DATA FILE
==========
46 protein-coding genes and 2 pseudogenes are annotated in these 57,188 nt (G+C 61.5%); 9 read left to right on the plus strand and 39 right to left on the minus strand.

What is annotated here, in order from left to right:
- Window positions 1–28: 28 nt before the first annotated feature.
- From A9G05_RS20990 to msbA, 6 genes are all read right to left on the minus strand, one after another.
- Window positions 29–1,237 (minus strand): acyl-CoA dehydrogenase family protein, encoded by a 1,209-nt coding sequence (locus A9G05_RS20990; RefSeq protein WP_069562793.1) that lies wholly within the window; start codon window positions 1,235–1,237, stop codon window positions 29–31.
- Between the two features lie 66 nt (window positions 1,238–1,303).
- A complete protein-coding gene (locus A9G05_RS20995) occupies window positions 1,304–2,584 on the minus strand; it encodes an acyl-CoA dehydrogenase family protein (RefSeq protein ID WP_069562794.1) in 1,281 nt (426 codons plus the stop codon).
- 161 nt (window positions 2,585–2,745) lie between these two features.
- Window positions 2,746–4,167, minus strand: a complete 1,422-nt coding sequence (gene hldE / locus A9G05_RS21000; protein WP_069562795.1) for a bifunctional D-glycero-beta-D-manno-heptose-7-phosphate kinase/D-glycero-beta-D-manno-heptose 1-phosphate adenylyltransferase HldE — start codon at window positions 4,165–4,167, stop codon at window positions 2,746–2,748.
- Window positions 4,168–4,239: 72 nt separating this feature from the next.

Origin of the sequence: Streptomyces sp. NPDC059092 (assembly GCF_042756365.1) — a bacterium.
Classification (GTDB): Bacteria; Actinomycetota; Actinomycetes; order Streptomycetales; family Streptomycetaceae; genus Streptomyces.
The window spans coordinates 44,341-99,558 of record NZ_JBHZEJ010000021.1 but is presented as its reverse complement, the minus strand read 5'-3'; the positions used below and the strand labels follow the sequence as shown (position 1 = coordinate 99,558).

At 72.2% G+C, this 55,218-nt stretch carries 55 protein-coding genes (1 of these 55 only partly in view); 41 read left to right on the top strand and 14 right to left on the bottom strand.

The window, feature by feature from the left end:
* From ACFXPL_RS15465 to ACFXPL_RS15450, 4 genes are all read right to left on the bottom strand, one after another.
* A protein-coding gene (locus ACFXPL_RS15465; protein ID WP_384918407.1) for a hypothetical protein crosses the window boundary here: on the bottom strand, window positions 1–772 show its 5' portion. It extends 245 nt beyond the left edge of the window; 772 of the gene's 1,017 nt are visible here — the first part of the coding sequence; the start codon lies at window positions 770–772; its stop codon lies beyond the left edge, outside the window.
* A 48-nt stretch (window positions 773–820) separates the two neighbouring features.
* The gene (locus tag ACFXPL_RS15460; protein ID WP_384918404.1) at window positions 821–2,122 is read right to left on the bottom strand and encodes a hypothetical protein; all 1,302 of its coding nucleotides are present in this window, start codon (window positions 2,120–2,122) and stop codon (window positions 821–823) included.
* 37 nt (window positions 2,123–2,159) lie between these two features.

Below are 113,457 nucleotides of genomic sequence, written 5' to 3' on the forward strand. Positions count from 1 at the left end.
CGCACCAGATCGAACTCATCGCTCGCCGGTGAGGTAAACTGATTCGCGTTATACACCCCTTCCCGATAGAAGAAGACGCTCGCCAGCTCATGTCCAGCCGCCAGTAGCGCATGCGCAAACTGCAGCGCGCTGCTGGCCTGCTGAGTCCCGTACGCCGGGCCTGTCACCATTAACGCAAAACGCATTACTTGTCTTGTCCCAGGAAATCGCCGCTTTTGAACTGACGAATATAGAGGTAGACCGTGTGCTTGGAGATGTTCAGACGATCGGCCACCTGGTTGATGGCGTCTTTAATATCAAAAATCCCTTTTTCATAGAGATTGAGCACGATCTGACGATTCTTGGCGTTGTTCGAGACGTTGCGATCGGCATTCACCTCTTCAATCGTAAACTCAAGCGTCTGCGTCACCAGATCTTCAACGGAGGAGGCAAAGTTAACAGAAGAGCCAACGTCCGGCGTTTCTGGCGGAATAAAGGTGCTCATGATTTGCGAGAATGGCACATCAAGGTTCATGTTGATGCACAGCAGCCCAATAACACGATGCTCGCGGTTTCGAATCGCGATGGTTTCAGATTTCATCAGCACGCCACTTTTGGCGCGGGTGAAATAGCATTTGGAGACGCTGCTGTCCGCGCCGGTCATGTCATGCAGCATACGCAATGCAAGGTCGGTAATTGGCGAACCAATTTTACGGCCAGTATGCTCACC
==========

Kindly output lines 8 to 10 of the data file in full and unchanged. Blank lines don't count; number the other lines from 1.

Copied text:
- 161 nt (window positions 2,585–2,745) lie between these two features.
- Window positions 2,746–4,167, minus strand: a complete 1,422-nt coding sequence (gene hldE / locus A9G05_RS21000; protein WP_069562795.1) for a bifunctional D-glycero-beta-D-manno-heptose-7-phosphate kinase/D-glycero-beta-D-manno-heptose 1-phosphate adenylyltransferase HldE — start codon at window positions 4,165–4,167, stop codon at window positions 2,746–2,748.
- Window positions 4,168–4,239: 72 nt separating this feature from the next.